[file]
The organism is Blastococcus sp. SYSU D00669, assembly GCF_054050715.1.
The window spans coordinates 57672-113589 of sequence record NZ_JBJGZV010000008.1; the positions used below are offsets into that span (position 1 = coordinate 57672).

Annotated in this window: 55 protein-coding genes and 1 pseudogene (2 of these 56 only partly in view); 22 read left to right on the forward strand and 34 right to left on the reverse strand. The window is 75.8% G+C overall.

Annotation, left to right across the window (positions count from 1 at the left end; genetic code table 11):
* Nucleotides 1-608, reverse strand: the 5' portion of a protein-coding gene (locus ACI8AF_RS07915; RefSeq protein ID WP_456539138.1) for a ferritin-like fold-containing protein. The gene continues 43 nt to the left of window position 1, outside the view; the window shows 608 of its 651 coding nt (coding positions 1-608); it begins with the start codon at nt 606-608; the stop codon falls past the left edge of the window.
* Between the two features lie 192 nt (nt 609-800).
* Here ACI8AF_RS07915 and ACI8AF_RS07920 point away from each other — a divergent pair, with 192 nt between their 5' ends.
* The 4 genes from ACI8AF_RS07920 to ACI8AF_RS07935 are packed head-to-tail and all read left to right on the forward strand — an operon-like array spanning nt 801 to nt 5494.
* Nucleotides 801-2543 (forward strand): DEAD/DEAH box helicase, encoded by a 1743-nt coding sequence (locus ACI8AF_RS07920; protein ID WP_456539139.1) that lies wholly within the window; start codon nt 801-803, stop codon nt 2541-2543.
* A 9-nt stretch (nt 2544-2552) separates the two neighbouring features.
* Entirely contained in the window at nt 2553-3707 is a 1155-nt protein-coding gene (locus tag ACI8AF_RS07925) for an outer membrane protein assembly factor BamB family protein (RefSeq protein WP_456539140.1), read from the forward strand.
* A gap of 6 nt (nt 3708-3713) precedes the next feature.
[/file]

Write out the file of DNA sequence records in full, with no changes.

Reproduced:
The organism is Blastococcus sp. SYSU D00669, assembly GCF_054050715.1.
The window spans coordinates 57672-113589 of sequence record NZ_JBJGZV010000008.1; the positions used below are offsets into that span (position 1 = coordinate 57672).

Annotated in this window: 55 protein-coding genes and 1 pseudogene (2 of these 56 only partly in view); 22 read left to right on the forward strand and 34 right to left on the reverse strand. The window is 75.8% G+C overall.

Annotation, left to right across the window (positions count from 1 at the left end; genetic code table 11):
* Nucleotides 1-608, reverse strand: the 5' portion of a protein-coding gene (locus ACI8AF_RS07915; RefSeq protein ID WP_456539138.1) for a ferritin-like fold-containing protein. The gene continues 43 nt to the left of window position 1, outside the view; the window shows 608 of its 651 coding nt (coding positions 1-608); it begins with the start codon at nt 606-608; the stop codon falls past the left edge of the window.
* Between the two features lie 192 nt (nt 609-800).
* Here ACI8AF_RS07915 and ACI8AF_RS07920 point away from each other — a divergent pair, with 192 nt between their 5' ends.
* The 4 genes from ACI8AF_RS07920 to ACI8AF_RS07935 are packed head-to-tail and all read left to right on the forward strand — an operon-like array spanning nt 801 to nt 5494.
* Nucleotides 801-2543 (forward strand): DEAD/DEAH box helicase, encoded by a 1743-nt coding sequence (locus ACI8AF_RS07920; protein ID WP_456539139.1) that lies wholly within the window; start codon nt 801-803, stop codon nt 2541-2543.
* A 9-nt stretch (nt 2544-2552) separates the two neighbouring features.
* Entirely contained in the window at nt 2553-3707 is a 1155-nt protein-coding gene (locus tag ACI8AF_RS07925) for an outer membrane protein assembly factor BamB family protein (RefSeq protein WP_456539140.1), read from the forward strand.
* A gap of 6 nt (nt 3708-3713) precedes the next feature.